They were also offering a collaboration on wearable pins, with revenue shared between Immersys and little ol’ me. My newly-developed business mogul brain kicked into gear and with the help of their team, I submitted the promo NFT I’d created for my early community members.
A few days later I watched, awestruck as it appeared in all its glory in the metaverse. I may have spent an inordinate amount of time spawning the NFT in mid-air wherever I went.
It wasn’t long before friends and supporters started doing the same, adorning their digital walls with my NFT, and I felt, as I have many times on this journey, an immense swell of incredulity and gratitude.
Something I created now exists as part of a much greater project – dare I say a movement! As the metaverse heads towards mainstream adoption, my humble NFT will be forever immortalised in the early stages of this technology. It’s just incredibly cool to walk into a virtual tavern and see my logo plastered on the walls.
The excitement wasn’t over yet, though. The creator pin was yet to drop, and when the auspicious date came around, I watched as the wearables sold in a flurry of excitement. The next time I jumped into the metaverse, I immediately adorned my avatar with my shiny new pin and proceeded to flash it at everyone I came across.
Adding A Face To A Name
I was learning, and learning quickly, that the most effective and wholesome way of promoting my project was by hitching a ride on the shoulders of the veritable giants of the space. When it comes to WAX, I can think of no bigger giant – other than WAX themselves – than AtomicHub.
Through their weekly Twitter Spaces, they consistently provide opportunities for anyone to share their platform. Feeling especially confident one Friday, I jumped into their call to do a little respectful shilling. I was even invited, in the capacity of an NFT writer, to join their first women-only Twitter Space for Women’s History Month.
It was in there that I met Cheese – one of the hosts of Whine and Cheese in the Metaverses on YouTube. Once again, I didn’t think my collection was anywhere near established enough to be included, but when Cheese put out a call for new creators to join as guest hosts, I sheepishly put up my hand. I was astonished when she excitedly welcomed me to join them, despite my collection not even being whitelisted yet.
The purpose of the show, she explained, was to interview anyone active in the space, no matter their level of experience. In fact, they were particularly interested in giving a platform to new creators, with their intention being to always “make you look good.”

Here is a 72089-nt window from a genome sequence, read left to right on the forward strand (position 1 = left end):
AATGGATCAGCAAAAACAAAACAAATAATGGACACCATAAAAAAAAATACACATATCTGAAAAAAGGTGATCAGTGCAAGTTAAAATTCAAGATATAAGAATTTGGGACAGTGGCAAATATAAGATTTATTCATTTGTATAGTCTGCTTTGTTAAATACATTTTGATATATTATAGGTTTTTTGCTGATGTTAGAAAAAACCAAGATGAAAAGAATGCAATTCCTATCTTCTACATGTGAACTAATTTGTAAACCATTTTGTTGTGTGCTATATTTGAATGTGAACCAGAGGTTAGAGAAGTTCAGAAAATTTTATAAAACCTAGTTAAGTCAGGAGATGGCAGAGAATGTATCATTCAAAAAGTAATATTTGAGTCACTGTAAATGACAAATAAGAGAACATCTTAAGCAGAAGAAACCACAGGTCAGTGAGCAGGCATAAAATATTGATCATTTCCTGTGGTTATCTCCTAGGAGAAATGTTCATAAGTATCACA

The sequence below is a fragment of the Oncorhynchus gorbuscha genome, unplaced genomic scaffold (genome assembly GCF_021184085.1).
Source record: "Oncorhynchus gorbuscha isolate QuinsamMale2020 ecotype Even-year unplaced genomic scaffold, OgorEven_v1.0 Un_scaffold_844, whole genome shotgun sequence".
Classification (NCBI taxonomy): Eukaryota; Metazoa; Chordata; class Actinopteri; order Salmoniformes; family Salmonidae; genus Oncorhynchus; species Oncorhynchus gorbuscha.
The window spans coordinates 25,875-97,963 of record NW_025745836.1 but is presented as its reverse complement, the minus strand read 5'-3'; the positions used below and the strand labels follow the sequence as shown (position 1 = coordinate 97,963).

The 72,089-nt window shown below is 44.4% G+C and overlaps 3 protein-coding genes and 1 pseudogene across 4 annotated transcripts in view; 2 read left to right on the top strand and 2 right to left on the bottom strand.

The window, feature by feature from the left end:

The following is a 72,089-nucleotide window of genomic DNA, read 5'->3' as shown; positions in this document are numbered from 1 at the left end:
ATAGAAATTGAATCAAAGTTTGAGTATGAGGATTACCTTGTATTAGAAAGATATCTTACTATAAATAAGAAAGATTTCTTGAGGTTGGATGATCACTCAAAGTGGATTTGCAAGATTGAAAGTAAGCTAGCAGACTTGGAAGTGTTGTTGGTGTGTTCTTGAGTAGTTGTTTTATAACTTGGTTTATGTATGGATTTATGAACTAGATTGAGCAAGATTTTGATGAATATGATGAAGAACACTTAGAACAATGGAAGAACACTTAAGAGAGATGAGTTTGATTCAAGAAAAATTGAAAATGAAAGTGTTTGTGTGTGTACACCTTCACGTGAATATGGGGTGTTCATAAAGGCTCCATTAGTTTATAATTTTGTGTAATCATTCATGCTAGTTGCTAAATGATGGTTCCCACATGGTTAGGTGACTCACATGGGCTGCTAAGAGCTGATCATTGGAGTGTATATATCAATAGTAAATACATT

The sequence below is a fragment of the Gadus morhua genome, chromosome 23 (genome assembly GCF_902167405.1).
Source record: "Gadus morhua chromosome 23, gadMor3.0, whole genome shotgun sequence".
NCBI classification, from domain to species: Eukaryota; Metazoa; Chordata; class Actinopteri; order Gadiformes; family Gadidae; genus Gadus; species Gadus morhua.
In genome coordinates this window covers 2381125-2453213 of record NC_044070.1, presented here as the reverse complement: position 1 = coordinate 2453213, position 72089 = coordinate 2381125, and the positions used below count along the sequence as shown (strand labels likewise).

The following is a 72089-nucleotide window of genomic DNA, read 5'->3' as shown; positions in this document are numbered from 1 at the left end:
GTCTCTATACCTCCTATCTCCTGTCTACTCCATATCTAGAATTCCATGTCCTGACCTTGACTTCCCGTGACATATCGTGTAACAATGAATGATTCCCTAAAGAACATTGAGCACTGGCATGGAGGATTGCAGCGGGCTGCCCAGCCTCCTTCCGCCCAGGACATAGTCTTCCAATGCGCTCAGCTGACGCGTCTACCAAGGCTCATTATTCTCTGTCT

When the day of my interview rolled around, I was nervous – terrified that I would accidentally say something stupid and reveal myself as the fraud my imposter syndrome convinced me I am.
That all melted away in a matter of minutes, as the informal and friendly atmosphere of the show calmed my nerves. It felt much less like an interview than a chat with friends and, as I discover every week, the warm embrace of the NFT community extends to all aspects of the space.
We talked at length about my collection, Cheese and her co-host, BEN68, asking questions with genuine interest and listening, rapt, as I told the tale of my entry into the space, the inspiration for my collection, and my plans for the future.
Throughout the show, they did their utmost to convince me that I’m not such an imposter after all, and I’m happy to report that it’s starting to sink in. To my delight, they even bought a bunch of my NFTs live on the show, and now my childlike glee is forever captured in the annals of the internet.
I’m not naive to the fact that some of these opportunities have been offered to me, either directly or indirectly, as a result of my position here at NFT Insider. That being said, all the platforms I’ve mentioned here would have been accessible to me anyway, so long as I was a consistent presence in the community.
Costume Clash welcomes creators of all levels with open arms, “as long as the collection ain’t shady,” according to Josh. Anyone can speak in an AtomicHub Twitter Space, and the Whine and Cheese Show is specifically interested in up-and-coming creators.
The opportunities are seemingly endless, and the giants friendly and welcoming. I have no doubt that, as the space continues to grow, so too will these promotional and collaborative avenues.
Pretty soon those promotional sharks will realise they’re wasting their efforts, and never again will my inbox play host to ‘promote your project how much u want’ messages.
I look forward to the day.
Multidisciplinary artist, mixing old-world crafts with modern tech. Pagan silversmith. Aspiring NFT artist. Figuring it out as I go.